• Provide one example of a scenario (e.g. a specific pattern of requests, a specific size of request, etc.) where your allocator would show strong performance, and another example of a scenario where your allocator would show weaker performance, and explain why.
    • Describe one attempt you made at optimizing your allocator other than changing the compiler flags.
  2. For this assignment, we mention that we will not test with improper requests, and there is no requirement on how to handle improper requests. However, improper heap requests are a common source of bugs (and by this point, everyone in CS107 has likely had a few errors due to misuse of heap memory!). They are also a common source of vulnerabilities, as we saw in the lecture on malloc/realloc/free. For one of your allocators (either implicit or explicit), pick two assumptions that your heap allocator makes about the client's behavior and, with your knowledge of your allocator, explain what would happen if the client violated those assumptions. E.g. what would be overwritten? Would your allocator crash? etc.

As you finish your readme, we have one final question to ask you:

What would you like to tell us about your quarter in CS107? Of what are you particularly proud: the effort you put into the quarter? the results you obtained? the process you followed? what you learned along the way? Tell us about it! We are not scoring this question, but wanted to give you a chance to share your closing thoughts before you move on to the next big thing.


Sanity Check

Custom sanity check is configured to gather instruction count statistics. It runs the allocator under callgrind to get the total instruction count and divides by the number of requests to report the average instruction count per request. In your custom_tests file, each line should be an allocator test on a script:

test_implicit samples/pattern-recycle.script
test_explicit samples/pattern-recycle.script

Running tools/sanitycheck custom_tests will report the average instruction count for each such test listed in your custom_tests file.

Submitting

Once you are finished working and have saved all your changes, check out the guide to working on assignments for how to submit your work. We recommend you do a trial submit in advance of the deadline to allow time to work through any snags. You may submit as many times as you would like; we will grade the latest submission. Submitting a stable but unpolished/unfinished version is like an insurance policy. If the unexpected happens and you miss the deadline to submit your final version, this previous submit will earn points. Without a submission, we cannot grade your work.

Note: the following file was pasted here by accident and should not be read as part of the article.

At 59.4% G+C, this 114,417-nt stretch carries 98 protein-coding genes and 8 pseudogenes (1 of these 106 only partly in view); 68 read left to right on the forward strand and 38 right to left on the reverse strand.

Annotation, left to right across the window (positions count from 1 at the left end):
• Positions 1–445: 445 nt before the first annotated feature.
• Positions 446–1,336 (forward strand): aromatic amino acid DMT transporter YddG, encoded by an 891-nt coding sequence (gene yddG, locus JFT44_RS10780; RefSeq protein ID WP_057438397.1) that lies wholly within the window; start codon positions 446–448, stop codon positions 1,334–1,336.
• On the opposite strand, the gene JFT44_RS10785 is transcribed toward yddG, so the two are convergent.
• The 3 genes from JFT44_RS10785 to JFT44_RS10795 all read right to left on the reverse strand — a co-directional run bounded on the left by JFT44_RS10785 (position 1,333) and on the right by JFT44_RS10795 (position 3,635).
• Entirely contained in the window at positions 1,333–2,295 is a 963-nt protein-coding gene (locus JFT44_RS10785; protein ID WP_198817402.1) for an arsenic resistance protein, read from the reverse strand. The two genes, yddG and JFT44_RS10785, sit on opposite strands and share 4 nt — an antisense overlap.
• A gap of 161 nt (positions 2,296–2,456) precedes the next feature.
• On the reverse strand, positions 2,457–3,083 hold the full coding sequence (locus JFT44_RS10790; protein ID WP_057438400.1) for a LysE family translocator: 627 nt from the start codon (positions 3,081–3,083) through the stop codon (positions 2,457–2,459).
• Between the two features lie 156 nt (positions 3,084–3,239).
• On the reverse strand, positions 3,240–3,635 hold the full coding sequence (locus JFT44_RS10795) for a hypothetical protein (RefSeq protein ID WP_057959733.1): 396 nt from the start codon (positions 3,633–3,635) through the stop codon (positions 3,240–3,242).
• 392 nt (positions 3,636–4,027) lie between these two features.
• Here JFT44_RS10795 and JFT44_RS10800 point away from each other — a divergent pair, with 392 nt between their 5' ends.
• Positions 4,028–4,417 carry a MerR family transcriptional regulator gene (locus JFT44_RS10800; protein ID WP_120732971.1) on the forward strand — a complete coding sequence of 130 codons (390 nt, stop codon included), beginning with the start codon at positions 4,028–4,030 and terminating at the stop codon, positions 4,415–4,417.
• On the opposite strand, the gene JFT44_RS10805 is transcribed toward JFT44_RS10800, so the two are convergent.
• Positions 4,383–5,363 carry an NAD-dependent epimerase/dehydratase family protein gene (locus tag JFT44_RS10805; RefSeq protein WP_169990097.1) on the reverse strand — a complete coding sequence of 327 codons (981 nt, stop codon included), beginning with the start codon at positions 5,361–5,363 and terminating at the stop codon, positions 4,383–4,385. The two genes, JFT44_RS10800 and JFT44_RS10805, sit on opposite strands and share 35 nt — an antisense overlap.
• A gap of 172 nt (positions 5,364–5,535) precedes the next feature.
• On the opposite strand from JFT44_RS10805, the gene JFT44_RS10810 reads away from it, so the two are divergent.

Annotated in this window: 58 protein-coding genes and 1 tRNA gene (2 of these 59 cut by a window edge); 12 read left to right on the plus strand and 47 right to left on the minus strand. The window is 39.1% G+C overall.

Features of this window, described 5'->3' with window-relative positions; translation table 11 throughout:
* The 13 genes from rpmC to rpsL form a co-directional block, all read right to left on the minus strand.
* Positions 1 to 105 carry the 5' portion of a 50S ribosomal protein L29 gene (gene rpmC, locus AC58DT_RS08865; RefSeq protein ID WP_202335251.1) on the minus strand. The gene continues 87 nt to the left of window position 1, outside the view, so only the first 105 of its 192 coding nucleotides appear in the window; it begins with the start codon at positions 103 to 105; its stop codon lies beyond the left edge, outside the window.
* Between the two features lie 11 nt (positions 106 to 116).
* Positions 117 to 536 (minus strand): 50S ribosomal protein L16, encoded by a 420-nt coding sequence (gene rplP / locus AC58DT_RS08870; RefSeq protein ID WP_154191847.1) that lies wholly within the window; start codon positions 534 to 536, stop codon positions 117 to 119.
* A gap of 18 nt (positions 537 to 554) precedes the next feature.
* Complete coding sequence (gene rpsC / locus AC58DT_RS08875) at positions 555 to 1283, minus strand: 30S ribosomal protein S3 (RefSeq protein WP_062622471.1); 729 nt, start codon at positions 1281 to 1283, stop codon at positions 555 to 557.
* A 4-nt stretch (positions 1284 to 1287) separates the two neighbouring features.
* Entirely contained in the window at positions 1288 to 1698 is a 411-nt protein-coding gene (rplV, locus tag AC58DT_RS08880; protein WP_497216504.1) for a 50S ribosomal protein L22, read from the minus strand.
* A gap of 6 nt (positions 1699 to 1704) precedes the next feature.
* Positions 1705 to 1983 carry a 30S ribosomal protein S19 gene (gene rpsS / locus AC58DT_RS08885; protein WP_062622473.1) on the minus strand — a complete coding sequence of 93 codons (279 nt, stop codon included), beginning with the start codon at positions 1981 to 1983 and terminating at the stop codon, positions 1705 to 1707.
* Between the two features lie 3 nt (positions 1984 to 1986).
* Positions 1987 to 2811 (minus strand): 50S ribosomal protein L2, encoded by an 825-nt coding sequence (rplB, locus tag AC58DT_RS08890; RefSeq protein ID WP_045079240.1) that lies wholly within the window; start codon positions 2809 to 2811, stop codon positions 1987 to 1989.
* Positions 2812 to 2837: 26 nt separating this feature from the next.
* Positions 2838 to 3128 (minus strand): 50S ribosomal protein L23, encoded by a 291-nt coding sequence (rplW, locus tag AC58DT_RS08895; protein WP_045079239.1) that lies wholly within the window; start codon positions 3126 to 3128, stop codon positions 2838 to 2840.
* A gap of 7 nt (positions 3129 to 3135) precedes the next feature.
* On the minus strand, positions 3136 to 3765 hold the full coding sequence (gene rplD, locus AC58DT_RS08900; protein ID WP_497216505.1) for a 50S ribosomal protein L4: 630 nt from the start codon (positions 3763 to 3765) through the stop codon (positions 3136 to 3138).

We would also appreciate if you filled out this homework survey to tell us what you think once you submit. We appreciate your feedback!

Grading

Here is the tentative point breakdown for this assignment:

Functionality (122 points)

  • Sanity/sample scripts (36 points) Correct results on the default sanity check tests and published sample scripts. (18 points per allocator)
  • Comprehensive/performance (42 points) Fulfillment of the specific implicit/explicit requirements and correct servicing of additional sequences of mixed requests. The performance expectations are fairly modest and intended to verify that the allocator correctly implements the required features. (20 points for implicit, 22 for explicit)
  • Robustness (22 points) Handling of required unusual/edge conditions (request too large, malloc 0 bytes, etc.) (10 points for implicit, 12 points for explicit)
  • Clean compile (2 points) We expect your code to compile cleanly without warnings.
  • readme.txt. (10 points) The readme questions will be graded on the thoughtfulness and completeness of your answers. (5 points per response)
  • validate_heap (7 points) We will evaluate the usefulness and thoroughness of your validate heap function
  • dump_heap (3 points) Your dump heap function should print out a useful textual representation of the heap, and not just be a copy of the provided dump_heap

Code quality (buckets weighted to contribute roughly 20 points)

Codecheck: Part of your style / code review score will be dependent on having no code issues when run through the codecheck tool. Make sure to run it to ensure your code adheres to all necessary guidelines!

The grader's code review is scored into a bucket per assignment part (implicit, explicit, validate heap) to emphasize the qualitative features of the review over the quantitative. The styleguide is a great overall resource for good program style. Here are some highlights for this assignment: